Trump weighed in, charging this week that
“gruesome and grisly video games” contribute to
a “glorification of violence.”
Trump’s statements were more reserved
compared with his last brush with the subject in
2018, when he called video games “vicious” and
summoned game-industry executives to meet
at the White House, to little lasting effect.
The Entertainment Software Association, the
biggest video game trade group, reiterated
its position that there is no causal connection
between video games and violence.
“More than 165 million Americans enjoy video
games, and billions of people play video games
worldwide,” the group said in a statement. “Yet
other societies, where video games are played
as avidly, do not contend with the tragic levels of
violence that occur in the U.S.”
Activision Blizzard did not immediately respond
to a request for comment about Call of Duty.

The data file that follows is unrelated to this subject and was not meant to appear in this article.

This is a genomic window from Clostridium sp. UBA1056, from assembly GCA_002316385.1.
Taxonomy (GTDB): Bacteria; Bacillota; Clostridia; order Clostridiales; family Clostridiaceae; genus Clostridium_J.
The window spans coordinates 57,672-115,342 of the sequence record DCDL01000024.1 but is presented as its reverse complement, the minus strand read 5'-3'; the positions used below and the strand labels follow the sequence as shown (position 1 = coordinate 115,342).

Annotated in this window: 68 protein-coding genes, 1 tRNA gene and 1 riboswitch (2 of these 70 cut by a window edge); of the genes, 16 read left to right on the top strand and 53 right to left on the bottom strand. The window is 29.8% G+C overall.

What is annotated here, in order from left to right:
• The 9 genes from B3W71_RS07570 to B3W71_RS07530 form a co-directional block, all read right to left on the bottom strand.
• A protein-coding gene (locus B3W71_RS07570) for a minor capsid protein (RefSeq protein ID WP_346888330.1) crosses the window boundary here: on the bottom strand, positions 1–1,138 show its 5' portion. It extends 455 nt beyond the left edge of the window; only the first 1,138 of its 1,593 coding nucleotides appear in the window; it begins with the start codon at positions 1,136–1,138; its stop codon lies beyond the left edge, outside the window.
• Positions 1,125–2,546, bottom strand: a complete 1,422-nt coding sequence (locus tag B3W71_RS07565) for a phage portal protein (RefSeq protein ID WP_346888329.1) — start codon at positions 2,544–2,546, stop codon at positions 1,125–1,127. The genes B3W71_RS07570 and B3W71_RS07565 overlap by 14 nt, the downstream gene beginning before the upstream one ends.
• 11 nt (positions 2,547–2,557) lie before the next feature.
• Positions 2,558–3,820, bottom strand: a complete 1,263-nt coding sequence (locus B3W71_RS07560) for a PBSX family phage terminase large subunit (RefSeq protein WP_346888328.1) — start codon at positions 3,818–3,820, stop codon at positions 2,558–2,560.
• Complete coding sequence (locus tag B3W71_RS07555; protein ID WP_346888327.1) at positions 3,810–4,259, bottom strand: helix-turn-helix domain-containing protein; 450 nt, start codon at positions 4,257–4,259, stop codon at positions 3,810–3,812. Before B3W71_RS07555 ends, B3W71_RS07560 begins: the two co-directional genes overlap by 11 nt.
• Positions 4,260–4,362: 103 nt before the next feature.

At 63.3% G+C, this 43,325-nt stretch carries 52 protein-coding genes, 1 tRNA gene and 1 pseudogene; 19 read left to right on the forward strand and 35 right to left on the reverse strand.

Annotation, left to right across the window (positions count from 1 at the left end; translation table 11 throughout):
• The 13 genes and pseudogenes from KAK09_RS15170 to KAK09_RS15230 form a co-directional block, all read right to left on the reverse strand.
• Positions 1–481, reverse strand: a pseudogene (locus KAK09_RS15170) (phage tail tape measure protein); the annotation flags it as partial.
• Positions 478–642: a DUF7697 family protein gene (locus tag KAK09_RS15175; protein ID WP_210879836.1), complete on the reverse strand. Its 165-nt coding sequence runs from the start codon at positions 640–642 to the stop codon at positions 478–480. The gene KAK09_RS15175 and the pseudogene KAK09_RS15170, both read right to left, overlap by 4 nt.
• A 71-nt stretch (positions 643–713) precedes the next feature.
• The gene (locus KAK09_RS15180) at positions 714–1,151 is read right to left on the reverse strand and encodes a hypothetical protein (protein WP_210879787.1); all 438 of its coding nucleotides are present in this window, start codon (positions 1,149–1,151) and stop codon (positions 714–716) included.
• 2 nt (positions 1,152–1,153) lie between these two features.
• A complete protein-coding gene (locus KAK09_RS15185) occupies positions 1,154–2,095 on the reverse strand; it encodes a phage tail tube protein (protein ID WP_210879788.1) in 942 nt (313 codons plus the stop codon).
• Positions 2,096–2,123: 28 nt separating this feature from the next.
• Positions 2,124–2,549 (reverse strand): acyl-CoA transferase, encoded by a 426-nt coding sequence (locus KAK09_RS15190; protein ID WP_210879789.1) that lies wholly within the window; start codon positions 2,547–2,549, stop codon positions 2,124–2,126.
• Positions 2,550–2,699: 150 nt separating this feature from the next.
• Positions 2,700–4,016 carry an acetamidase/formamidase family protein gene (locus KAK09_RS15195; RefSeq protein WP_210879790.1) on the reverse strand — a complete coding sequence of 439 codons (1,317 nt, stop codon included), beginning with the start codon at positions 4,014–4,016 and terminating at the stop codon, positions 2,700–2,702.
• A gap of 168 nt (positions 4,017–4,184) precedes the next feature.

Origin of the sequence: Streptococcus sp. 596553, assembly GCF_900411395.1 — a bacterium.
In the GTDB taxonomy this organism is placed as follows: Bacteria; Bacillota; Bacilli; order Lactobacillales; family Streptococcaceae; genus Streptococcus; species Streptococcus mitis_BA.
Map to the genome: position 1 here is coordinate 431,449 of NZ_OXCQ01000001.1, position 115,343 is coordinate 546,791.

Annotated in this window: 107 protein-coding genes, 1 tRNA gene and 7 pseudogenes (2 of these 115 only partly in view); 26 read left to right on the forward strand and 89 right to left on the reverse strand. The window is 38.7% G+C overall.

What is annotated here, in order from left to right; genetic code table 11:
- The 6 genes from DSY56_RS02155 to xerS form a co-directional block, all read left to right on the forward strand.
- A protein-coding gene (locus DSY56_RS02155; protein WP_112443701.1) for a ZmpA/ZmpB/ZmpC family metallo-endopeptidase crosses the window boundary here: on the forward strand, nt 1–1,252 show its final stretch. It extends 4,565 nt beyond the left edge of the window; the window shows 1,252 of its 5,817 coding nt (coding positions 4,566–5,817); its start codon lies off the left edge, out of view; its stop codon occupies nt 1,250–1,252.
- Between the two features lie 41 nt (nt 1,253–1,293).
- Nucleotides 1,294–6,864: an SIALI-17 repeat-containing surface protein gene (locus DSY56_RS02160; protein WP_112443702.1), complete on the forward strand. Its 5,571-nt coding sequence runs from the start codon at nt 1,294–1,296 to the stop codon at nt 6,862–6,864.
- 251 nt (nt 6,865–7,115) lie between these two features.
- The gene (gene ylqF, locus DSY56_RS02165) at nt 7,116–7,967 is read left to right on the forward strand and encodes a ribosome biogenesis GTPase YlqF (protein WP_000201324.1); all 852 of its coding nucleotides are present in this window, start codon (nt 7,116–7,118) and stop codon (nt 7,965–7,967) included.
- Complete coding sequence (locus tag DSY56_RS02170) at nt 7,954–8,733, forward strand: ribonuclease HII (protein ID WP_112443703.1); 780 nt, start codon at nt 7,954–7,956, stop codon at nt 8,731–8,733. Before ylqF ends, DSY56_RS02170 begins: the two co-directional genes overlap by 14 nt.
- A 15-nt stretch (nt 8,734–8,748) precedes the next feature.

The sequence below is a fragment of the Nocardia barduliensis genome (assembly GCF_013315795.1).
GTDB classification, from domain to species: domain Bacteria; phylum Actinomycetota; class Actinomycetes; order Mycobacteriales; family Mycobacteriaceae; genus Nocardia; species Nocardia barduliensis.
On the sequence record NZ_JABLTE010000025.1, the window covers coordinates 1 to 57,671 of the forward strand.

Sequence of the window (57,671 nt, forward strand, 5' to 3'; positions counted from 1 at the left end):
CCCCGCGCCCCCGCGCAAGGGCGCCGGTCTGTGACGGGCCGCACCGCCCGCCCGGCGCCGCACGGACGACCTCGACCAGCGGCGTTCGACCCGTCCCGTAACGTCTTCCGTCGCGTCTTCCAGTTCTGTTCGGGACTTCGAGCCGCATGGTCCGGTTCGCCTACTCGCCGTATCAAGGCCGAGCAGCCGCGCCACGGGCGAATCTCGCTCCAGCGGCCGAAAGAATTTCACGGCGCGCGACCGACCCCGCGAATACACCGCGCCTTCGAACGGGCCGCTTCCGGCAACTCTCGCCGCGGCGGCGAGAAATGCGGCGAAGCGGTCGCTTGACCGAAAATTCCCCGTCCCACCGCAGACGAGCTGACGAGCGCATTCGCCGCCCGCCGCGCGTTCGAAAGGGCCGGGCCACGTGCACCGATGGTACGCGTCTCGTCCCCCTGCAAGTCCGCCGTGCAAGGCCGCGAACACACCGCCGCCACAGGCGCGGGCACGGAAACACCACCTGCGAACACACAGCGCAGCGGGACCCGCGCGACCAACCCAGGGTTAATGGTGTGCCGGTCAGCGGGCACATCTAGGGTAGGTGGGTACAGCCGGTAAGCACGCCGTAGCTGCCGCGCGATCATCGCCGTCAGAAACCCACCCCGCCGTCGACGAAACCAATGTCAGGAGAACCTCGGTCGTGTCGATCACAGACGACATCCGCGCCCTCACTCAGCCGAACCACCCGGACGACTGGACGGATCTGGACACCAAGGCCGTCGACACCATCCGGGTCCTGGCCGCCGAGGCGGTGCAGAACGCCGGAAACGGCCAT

WHAT DOES THE RESEARCH SHOW?
“There are no longitudinal studies that show a
link between violence and video games,” said
Benjamin Burroughs, a professor of emerging
media at the University of Nevada, Las Vegas.
“Certainly, there is no linkage to gun violence.”
Burroughs said that some studies show a short-
term increase in aggressive thoughts and
feelings after playing video games, but nothing
that rises to the level of violence.
“Plenty of gamers and get upset when they lose
or feel the game was ‘cheating,’ but it doesn’t
lead to violent outputs,” he said.
In 2006, a small study by Indiana University
researchers found that teenagers who played